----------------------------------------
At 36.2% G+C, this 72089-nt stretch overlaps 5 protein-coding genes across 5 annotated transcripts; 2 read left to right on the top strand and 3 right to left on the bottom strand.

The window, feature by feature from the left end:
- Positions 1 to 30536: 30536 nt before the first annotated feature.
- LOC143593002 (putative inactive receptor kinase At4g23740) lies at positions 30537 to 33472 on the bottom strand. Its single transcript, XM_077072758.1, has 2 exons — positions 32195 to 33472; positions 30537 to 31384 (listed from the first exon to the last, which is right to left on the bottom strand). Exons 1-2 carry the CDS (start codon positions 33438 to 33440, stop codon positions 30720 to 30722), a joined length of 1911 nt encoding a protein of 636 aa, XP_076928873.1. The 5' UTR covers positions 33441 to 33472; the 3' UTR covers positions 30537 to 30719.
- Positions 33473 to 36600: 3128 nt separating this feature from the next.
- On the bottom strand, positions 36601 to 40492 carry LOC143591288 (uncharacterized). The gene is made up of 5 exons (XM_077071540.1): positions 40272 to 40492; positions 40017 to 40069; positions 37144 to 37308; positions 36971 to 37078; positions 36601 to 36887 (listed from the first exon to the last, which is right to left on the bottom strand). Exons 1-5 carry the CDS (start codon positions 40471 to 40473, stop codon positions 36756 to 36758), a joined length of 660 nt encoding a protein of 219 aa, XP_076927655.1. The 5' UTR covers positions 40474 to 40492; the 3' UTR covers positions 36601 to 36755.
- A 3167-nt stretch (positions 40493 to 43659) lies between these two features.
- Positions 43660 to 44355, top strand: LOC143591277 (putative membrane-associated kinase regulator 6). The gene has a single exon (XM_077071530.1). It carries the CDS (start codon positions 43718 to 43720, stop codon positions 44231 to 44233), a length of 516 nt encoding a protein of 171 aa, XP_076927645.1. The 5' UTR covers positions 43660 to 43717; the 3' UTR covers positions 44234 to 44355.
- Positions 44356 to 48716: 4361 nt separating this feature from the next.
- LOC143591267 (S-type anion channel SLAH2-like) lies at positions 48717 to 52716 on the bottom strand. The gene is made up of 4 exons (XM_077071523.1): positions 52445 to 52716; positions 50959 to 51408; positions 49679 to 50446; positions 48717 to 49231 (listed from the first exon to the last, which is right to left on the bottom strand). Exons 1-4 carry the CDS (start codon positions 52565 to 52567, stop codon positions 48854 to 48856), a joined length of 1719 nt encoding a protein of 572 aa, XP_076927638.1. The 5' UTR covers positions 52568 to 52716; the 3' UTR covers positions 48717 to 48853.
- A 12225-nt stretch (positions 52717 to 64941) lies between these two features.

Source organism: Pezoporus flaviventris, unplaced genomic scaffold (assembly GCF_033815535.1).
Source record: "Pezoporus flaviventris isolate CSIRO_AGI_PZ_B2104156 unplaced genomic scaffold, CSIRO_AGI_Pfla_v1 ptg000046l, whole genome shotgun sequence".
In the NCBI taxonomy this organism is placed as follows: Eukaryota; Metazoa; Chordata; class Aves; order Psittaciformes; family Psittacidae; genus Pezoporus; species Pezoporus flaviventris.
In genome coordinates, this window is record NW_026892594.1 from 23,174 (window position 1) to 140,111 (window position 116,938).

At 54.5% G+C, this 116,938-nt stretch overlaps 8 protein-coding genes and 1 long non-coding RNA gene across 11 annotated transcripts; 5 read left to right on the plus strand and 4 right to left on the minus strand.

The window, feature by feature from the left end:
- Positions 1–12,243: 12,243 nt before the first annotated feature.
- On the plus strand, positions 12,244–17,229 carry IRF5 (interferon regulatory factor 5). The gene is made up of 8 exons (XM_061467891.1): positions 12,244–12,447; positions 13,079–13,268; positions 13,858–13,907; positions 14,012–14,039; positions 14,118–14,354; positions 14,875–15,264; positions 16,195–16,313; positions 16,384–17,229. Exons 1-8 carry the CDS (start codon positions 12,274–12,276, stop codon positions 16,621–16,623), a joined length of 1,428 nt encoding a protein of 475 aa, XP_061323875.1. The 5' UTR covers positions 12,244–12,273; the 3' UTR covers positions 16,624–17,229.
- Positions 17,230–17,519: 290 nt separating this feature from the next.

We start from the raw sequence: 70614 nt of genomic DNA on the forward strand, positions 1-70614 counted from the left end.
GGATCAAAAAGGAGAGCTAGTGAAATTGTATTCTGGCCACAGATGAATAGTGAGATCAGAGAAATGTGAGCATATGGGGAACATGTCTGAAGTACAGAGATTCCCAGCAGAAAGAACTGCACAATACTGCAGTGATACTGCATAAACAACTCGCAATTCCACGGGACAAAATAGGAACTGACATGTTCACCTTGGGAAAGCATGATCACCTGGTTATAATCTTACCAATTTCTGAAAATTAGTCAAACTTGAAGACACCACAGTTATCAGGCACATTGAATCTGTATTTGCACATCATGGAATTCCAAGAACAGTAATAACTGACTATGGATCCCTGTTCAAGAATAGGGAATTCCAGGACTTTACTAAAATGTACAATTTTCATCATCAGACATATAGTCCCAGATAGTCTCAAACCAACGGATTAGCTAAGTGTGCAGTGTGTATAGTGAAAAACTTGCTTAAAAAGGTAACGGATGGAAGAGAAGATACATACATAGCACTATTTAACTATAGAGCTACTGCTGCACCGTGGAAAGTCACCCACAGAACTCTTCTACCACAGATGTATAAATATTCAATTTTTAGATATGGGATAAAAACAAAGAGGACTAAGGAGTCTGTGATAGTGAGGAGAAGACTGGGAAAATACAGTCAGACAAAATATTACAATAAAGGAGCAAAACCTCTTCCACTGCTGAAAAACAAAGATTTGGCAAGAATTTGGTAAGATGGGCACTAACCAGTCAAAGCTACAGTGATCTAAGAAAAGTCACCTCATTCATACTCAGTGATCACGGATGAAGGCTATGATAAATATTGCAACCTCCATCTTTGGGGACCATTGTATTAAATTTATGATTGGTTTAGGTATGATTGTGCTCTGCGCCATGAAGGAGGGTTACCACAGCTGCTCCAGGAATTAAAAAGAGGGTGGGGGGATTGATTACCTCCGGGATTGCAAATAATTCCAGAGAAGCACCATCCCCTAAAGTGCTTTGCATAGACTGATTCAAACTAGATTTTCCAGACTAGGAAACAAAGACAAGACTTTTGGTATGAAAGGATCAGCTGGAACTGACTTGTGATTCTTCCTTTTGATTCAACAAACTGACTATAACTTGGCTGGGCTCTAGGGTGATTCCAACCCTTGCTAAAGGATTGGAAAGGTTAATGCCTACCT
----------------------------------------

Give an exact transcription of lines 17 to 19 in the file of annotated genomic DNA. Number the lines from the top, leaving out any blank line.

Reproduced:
The window, feature by feature from the left end:
- Positions 1–12,243: 12,243 nt before the first annotated feature.
- On the plus strand, positions 12,244–17,229 carry IRF5 (interferon regulatory factor 5). The gene is made up of 8 exons (XM_061467891.1): positions 12,244–12,447; positions 13,079–13,268; positions 13,858–13,907; positions 14,012–14,039; positions 14,118–14,354; positions 14,875–15,264; positions 16,195–16,313; positions 16,384–17,229. Exons 1-8 carry the CDS (start codon positions 12,274–12,276, stop codon positions 16,621–16,623), a joined length of 1,428 nt encoding a protein of 475 aa, XP_061323875.1. The 5' UTR covers positions 12,244–12,273; the 3' UTR covers positions 16,624–17,229.